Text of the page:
The First Thing You Should Do On Your Next Cruise, According to Travel Insiders
Sometimes getting the most from your cruise means getting off the ship and into port. In order to maximize the experience, figure out where you'd like to go and what you'd like to do early on, so that there's plenty of time to work out the logistics. After all, joining a cruise-line excursion is only one of many options. Experts share their wisdom on soaking up the scene.
Meet the Locals
"I get inside a port's culture by approaching residents and asking them to take me around — though it's best to do this in groups. You'll be surprised by the random acts of kindness from strangers, and by the things that you otherwise might not see — a traditional wedding or a funeral procession in Bali; morning exercises in Beijing; a hidden thatched-roof village in Togo. These are sights that a bus tour wouldn't be able to access or stop to observe."
— Jamie Logan, cruise director for Regent Seven Seas Cruises
Share the Experience
"A great way to save money in port, especially if you are doing independent touring versus an organized excursion, is to pair up with others from the ship and share rides. Even before getting on the ship, it's possible to introduce yourself to people who are going on the same cruise through the world of social media. You may find people who are planning similar itineraries to split the expense of transportation."
—Scott Kertes, president of Vacations by Design and A-List agent
Know Before You Go
"You can usually explore on your own without a plan. But knowing what you want to see beforehand will help you make the most of your time. If you want to visit a particular site, make reservations in advance for your tour and your transfer. And consider timing: if your ship calls early in the morning or on certain days, some shops and services may not be open."
—Mina Agnos, president of Travelive and A-List agent
Have a Meal Off-Ship
"I recommend dining in port. People who go back to the ship for lunch or dinner miss out on a great opportunity to eat like — and meet — locals. If your travel agent doesn't have a restaurant recommendation, I'd suggest talking to the concierge. Crew members are also great resources."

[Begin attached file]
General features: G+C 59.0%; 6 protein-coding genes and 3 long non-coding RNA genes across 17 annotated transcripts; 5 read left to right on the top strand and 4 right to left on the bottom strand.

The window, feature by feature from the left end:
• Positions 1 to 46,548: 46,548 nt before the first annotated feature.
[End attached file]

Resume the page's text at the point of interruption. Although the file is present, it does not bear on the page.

—Ruth Turpin, travel advisor at Cruises Etc. and A-List agent
Get Some Resort Time
"Whenever I take a cruise, I try to spend one or two afternoons at a top resort. I might have a spectacular seafood lunch at Viceroy's Sugar Beach in St. Lucia or at the Ocean Club in the Bahamas. And I've dined alfresco at the Belmond Splendido in Positano, Italy, and the Cap Rocat in Mallorca, Spain. Here's the deal: many properties welcome outside guests for a meal, or charge a nominal day fee to use their beach facilities. This way, you can get a five-star experience on land, then head back for more pampering on the ship."
—Jacqueline Gifford, T+L travel director
Prepare for Extra Expenses
While luxury lines like Seabourn, Crystal, Silversea, and Regent Seven Seas are all-inclusive, other cruise companies have costs that may come as a surprise. A per-day rate covers gratuities for the crew, but an additional 15 to 18 percent may be factored in to specialty-restaurant bills and bar tabs. Cash tips for tour guides and bus drivers are customary. Once a courtesy, meals delivered to your cabin are now sometimes subject to a fee. Royal Caribbean imposes $8 per order, whereas Carnival applies a surcharge to certain menu items.
Web surfing at sea can also make a dent in your wallet. Per-day rates for unlimited usage typically start at around $13. Royal Caribbean charges $18 a day to stream; rates decrease with each additional device.
Though clubs for children and teens are usually included in the fare, babysitting and nursery programs can cost extra. Rates can be per session ($20 on the Norwegian Escape) or per hour ($9 on Disney ships). Additional children are typically given a reduced rate.
Not all cruises dock at the hot spots; at Civitavecchia, ships anchor an hour from Rome's historic center. If you haven't purchased an excursion, bus transfers to points of interest may cost extra; for example, MSC charges $15 to travel to the center of Valencia, Spain.